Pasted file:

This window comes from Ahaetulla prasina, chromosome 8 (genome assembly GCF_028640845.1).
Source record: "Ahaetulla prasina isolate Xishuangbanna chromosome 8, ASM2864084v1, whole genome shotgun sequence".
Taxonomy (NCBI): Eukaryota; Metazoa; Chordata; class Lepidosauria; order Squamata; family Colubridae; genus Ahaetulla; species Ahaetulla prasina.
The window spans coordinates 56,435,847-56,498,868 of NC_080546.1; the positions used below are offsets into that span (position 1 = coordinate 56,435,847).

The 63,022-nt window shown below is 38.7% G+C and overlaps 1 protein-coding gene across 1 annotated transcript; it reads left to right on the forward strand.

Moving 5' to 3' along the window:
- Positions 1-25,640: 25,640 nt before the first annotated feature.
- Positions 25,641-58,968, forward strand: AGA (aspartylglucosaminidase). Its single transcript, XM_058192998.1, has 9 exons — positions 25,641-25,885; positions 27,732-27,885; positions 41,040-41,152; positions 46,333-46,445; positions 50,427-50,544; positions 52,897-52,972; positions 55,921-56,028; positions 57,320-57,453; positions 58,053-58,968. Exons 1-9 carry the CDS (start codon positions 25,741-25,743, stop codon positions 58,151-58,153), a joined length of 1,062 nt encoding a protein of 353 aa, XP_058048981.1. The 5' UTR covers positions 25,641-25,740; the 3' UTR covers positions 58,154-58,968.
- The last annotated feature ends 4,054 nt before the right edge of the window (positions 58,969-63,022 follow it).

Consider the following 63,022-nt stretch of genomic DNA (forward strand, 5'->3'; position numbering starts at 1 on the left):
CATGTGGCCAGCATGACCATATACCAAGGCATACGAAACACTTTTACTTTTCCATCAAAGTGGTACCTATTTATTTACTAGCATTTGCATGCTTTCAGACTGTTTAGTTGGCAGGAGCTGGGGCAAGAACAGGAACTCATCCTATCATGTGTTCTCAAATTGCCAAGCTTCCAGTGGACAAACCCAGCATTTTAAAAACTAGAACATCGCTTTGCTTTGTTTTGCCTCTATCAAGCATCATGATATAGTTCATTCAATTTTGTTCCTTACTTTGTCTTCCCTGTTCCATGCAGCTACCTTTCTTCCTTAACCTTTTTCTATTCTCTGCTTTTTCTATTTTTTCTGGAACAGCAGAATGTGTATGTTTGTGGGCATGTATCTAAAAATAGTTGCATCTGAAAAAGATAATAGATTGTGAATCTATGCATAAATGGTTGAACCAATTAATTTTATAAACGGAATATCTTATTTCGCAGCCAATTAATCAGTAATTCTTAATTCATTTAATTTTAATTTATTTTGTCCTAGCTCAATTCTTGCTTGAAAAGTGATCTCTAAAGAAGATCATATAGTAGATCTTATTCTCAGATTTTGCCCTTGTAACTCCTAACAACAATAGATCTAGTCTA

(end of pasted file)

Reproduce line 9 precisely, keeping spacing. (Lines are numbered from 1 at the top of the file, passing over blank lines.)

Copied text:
- The last annotated feature ends 4,054 nt before the right edge of the window (positions 58,969-63,022 follow it).